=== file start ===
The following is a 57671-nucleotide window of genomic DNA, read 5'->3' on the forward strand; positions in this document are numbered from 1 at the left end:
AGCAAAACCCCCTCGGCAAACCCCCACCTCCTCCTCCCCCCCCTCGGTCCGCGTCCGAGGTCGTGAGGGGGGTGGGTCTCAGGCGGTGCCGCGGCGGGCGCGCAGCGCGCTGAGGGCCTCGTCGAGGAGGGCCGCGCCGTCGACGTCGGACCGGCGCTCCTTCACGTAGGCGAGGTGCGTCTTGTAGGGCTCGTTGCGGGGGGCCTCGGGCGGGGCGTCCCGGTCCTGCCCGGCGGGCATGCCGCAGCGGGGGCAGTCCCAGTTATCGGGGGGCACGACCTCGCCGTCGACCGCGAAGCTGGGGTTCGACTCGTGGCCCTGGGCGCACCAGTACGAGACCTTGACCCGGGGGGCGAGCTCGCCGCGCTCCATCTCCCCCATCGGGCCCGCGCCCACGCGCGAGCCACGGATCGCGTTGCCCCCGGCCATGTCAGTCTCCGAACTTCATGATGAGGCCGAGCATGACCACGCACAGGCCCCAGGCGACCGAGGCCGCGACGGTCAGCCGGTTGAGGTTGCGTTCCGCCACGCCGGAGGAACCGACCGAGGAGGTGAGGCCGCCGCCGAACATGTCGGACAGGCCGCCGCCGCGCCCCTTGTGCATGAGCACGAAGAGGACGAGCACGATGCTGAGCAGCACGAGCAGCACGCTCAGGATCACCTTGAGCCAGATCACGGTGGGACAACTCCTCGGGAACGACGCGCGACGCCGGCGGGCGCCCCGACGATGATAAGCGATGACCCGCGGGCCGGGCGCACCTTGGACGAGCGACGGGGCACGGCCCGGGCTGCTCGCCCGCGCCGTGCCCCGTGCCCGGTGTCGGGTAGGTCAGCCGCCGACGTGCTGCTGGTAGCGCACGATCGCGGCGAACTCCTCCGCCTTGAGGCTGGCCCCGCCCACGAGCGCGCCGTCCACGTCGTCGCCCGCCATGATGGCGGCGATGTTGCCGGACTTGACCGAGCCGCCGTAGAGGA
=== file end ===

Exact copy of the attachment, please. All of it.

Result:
The following is a 57671-nucleotide window of genomic DNA, read 5'->3' on the forward strand; positions in this document are numbered from 1 at the left end:
AGCAAAACCCCCTCGGCAAACCCCCACCTCCTCCTCCCCCCCCTCGGTCCGCGTCCGAGGTCGTGAGGGGGGTGGGTCTCAGGCGGTGCCGCGGCGGGCGCGCAGCGCGCTGAGGGCCTCGTCGAGGAGGGCCGCGCCGTCGACGTCGGACCGGCGCTCCTTCACGTAGGCGAGGTGCGTCTTGTAGGGCTCGTTGCGGGGGGCCTCGGGCGGGGCGTCCCGGTCCTGCCCGGCGGGCATGCCGCAGCGGGGGCAGTCCCAGTTATCGGGGGGCACGACCTCGCCGTCGACCGCGAAGCTGGGGTTCGACTCGTGGCCCTGGGCGCACCAGTACGAGACCTTGACCCGGGGGGCGAGCTCGCCGCGCTCCATCTCCCCCATCGGGCCCGCGCCCACGCGCGAGCCACGGATCGCGTTGCCCCCGGCCATGTCAGTCTCCGAACTTCATGATGAGGCCGAGCATGACCACGCACAGGCCCCAGGCGACCGAGGCCGCGACGGTCAGCCGGTTGAGGTTGCGTTCCGCCACGCCGGAGGAACCGACCGAGGAGGTGAGGCCGCCGCCGAACATGTCGGACAGGCCGCCGCCGCGCCCCTTGTGCATGAGCACGAAGAGGACGAGCACGATGCTGAGCAGCACGAGCAGCACGCTCAGGATCACCTTGAGCCAGATCACGGTGGGACAACTCCTCGGGAACGACGCGCGACGCCGGCGGGCGCCCCGACGATGATAAGCGATGACCCGCGGGCCGGGCGCACCTTGGACGAGCGACGGGGCACGGCCCGGGCTGCTCGCCCGCGCCGTGCCCCGTGCCCGGTGTCGGGTAGGTCAGCCGCCGACGTGCTGCTGGTAGCGCACGATCGCGGCGAACTCCTCCGCCTTGAGGCTGGCCCCGCCCACGAGCGCGCCGTCCACGTCGTCGCCCGCCATGATGGCGGCGATGTTGCCGGACTTGACCGAGCCGCCGTAGAGGA